by Marion Nestle
Jun 3 2009

Bisphenol A (BPA) saga gets more complicated

Keeping up with BPA is a headache.  BPA, you may recall from previous posts, is an endocrine disrupter increasingly associated with developmental disorders in experimental animals and with heart disease and diabetes in humans.  Is it OK to feed infants out of plastic bottles or not?

A new study out of Harvard says that BPA leaches out of plastic bottles even when what is in them is cold.  This, according to the investigators, means that even more BPA will get out when bottles are heated, as is typical of infant formulas.

But European and British Food Standards Agencies say they see no reason to review their previous decision that BPA is safe at current usage levels.

In contrast, the FDA has just announced that it intends to take another look at its previous judgment that BPA is safe.  This action is viewed as evidence that the new FDA Commissioner, Margaret Hamburg, means it when she says the agency’s decisions will henceforth be based on science, not politics.

As for the politics: the chemical industry says Chicago’s ban on plastic baby bottles and sippy cups is scientifically absurd.  And another industry group firmly denies that it was involved in a disinformation campaign using pregnant women to promote the safety of BPA.

Expect more of the same while waiting for the results of the FDA’s ongoing research review.  And in the meantime, why not switch to glass bottles for infant feeding (or breast feed for that matter)?

  • Nancy

    Oy, Marion… That last statement is bound set off a firestorm… In any case, my question is this: what exactly *is* BPA and why is it necessary for plastic?

  • Megan

    Or how about BPA free bottles? Many plastic baby bottles are now BPA free, and are a wonderful option for babies who aren’t/can’t be breastfeed. Glass bottles can be dangerous too – think broken bottles & shards of glass, combined w/ a tired mom & baby!

  • Anthro

    What about pacifiers? They don’t have BPA (I think), but who knows what’s in those nipples that kids are sucking on nonstop for years?
    I never used them, but they are common from what I see.

  • http://www.delene.us DeLene

    I thought too that one of the big triggers for the U.S. FDA reviewing its regs on BPA was Canada’s series of decisions to ban BPA altogether from baby bottles (April 08), and then their decision to list it as an official toxic substance (Oct. 08) requiring stringent regs in all uses (or phase outs). In addition to plastic bottles, it is also used in lining tin cans.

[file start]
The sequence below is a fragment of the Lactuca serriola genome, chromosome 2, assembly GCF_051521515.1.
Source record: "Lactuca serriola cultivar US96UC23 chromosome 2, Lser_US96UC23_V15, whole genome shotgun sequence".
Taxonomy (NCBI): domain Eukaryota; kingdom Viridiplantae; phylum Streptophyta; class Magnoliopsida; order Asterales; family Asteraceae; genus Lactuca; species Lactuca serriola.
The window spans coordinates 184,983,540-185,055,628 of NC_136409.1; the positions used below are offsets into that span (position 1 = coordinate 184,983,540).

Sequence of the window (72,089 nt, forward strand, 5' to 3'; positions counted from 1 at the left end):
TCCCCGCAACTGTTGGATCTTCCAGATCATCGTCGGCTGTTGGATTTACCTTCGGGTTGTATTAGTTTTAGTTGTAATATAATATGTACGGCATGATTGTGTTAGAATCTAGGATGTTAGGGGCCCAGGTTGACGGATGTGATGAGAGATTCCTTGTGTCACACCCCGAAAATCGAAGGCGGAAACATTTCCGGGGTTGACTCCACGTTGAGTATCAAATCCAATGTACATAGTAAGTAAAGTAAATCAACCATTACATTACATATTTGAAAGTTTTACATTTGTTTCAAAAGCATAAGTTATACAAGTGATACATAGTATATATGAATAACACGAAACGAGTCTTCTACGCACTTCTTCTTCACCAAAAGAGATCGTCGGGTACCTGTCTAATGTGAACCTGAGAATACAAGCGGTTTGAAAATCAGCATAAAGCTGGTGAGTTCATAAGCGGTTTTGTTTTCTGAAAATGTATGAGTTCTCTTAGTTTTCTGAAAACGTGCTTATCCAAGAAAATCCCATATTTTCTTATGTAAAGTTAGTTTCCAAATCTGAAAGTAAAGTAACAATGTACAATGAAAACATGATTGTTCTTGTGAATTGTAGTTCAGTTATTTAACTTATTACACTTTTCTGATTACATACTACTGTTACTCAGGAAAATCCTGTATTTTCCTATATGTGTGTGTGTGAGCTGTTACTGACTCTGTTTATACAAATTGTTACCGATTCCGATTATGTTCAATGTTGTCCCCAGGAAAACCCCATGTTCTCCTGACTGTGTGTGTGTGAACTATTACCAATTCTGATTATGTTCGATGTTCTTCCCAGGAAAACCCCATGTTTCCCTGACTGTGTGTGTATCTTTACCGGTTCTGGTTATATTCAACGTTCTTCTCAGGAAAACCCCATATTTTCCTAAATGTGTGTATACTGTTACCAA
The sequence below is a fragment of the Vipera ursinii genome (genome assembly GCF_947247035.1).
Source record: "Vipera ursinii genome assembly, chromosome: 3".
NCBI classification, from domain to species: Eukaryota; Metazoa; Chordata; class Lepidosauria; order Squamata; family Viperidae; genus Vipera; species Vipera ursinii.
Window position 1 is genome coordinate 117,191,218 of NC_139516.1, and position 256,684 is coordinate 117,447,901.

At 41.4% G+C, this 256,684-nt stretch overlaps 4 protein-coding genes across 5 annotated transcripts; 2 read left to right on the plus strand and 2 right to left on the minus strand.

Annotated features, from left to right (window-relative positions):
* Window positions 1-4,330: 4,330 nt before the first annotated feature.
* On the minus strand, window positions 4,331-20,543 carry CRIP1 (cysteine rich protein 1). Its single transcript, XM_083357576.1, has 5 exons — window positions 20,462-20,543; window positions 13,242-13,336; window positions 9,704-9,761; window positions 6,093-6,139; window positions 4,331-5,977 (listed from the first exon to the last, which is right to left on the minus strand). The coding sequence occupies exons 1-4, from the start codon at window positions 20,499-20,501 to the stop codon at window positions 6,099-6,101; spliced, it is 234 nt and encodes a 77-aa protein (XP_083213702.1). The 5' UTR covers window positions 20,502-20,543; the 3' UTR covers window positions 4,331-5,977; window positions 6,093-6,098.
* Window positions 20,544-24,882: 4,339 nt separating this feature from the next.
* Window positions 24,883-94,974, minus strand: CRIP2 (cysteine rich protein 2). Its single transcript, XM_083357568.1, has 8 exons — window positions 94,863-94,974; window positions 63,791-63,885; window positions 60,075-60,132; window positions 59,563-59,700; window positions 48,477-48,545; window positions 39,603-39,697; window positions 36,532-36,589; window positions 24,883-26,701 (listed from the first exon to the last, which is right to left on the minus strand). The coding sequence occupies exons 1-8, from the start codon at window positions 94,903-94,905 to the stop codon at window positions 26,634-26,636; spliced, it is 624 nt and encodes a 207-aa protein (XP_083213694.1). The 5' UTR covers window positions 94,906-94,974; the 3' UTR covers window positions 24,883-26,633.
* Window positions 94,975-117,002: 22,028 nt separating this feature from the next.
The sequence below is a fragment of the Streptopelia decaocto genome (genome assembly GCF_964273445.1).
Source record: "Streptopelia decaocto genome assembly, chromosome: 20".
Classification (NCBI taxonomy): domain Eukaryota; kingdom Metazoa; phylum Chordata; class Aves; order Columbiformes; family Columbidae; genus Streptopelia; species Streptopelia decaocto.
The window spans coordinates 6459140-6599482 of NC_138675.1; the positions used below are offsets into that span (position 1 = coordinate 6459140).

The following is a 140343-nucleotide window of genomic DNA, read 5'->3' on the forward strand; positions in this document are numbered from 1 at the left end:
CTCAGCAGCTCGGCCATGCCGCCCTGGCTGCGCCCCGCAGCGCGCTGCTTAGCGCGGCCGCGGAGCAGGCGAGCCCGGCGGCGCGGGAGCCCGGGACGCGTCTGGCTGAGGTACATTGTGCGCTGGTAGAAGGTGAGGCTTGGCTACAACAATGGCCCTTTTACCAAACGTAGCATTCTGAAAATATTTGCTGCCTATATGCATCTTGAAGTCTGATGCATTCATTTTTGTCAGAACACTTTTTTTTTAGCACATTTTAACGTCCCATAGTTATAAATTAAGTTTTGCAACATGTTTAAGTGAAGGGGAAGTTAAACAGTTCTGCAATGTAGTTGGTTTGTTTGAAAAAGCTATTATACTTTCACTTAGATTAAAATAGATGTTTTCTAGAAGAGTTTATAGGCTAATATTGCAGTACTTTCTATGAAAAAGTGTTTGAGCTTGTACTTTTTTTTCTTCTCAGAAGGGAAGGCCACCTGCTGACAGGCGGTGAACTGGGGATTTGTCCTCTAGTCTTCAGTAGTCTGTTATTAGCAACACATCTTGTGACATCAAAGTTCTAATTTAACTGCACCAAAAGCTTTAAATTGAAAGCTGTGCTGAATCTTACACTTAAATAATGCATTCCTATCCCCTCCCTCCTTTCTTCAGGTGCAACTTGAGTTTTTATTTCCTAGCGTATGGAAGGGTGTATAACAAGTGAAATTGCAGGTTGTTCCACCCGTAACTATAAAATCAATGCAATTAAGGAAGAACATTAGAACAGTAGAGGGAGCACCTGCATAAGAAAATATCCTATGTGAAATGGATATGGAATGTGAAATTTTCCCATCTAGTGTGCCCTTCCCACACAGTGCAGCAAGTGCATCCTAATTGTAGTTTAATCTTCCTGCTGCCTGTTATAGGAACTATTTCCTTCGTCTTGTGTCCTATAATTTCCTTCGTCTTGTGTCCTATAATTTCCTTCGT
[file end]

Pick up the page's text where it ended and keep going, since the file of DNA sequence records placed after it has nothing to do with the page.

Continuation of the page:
• http://phantomscribbler.blogspot.com/ Phantom Scribbler

    Also, BPA is transmitted in breast milk, so the breastfeeding solution only works if the *mother* is not being exposed to BPA.

  • Daniel Ithaca, NY

    I’m taking a wild guess, but it seems like any possible second-hand BPA exposure would be very very low, but there’s not much need for mom to consume it either!

    BPA, per wikipedia:
    “Bisphenol A, commonly abbreviated as BPA…Suspected of being hazardous to humans since the 1930s, concerns about the use of bisphenol A in consumer products were regularly reported in the news media in 2008 after several governments issued reports questioning its safety, and some retailers removed products made from it off their shelves. ”
    BPA is used to make “Polycarbonate plastic, which is clear and nearly shatter-proof, is used to make a variety of common products including baby and water bottles, sports equipment, medical and dental devices, dental fillings and sealants, lenses, CDs and DVDs, and household electronics. Epoxy resins containing bisphenol A are used as coatings on the inside of almost all food and beverage cans.

    http://en.wikipedia.org/wiki/Bisphenol_A

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  • Daniel Ithaca, NY

    from th eabove article:
    “Unfortunately, the Food and Drug Administration, which is supposedly deemed with the task of protecting consumer interests has forgotten who it represents.”
    …”Says FDA scientist Laura Tarantino, “A margin of safety exists that is adequate to protect consumers, including infants and children, at the current levels of exposure.”
    what does that mean??? It’s ok to consume this toxic product as long as you don’t get too much?

    “Despite the agency’s continued allegiance to this toxic product, consumers, politicians and advocacy groups are fighting back and saying no to BPA.”

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  • Aurora

    The problem with the last statement of the article: even if you do choose to breastfeed, your child will likely use a bottle at some point. Many of us breastfeeding moms do work outside the home and so it’s not really an either/or choice. Luckily, I have noticed that Medela, a popular producer of breastfeeding supplies, does now have glass bottles designed for working moms concerned about BPA and plastics in general.

  • http://www.changebecomeschange.typepad.com Gina

    It makes me want to cry when I reflect back on the warm formula we fed my son in a bottle with BPA, only to move up to milk served up in a sippy cup…with BPA. We’ve learned a lot since then but the damage is done. We did things different with my daughter but we won’t know if it really helped. Their little bodies are exposed to BPA & other harmful chemicals daily.

    Now, we try to avoid the chemicals as much as possible and educate ourselves on where they hide. I also try to help other parents learn about harmful chemicals through my blog and activities with groups. Our children deserve a chemical-free world and there’s no reason they can’t have that. Collectively, we need to voice this to the chemical industry and their lobbyists.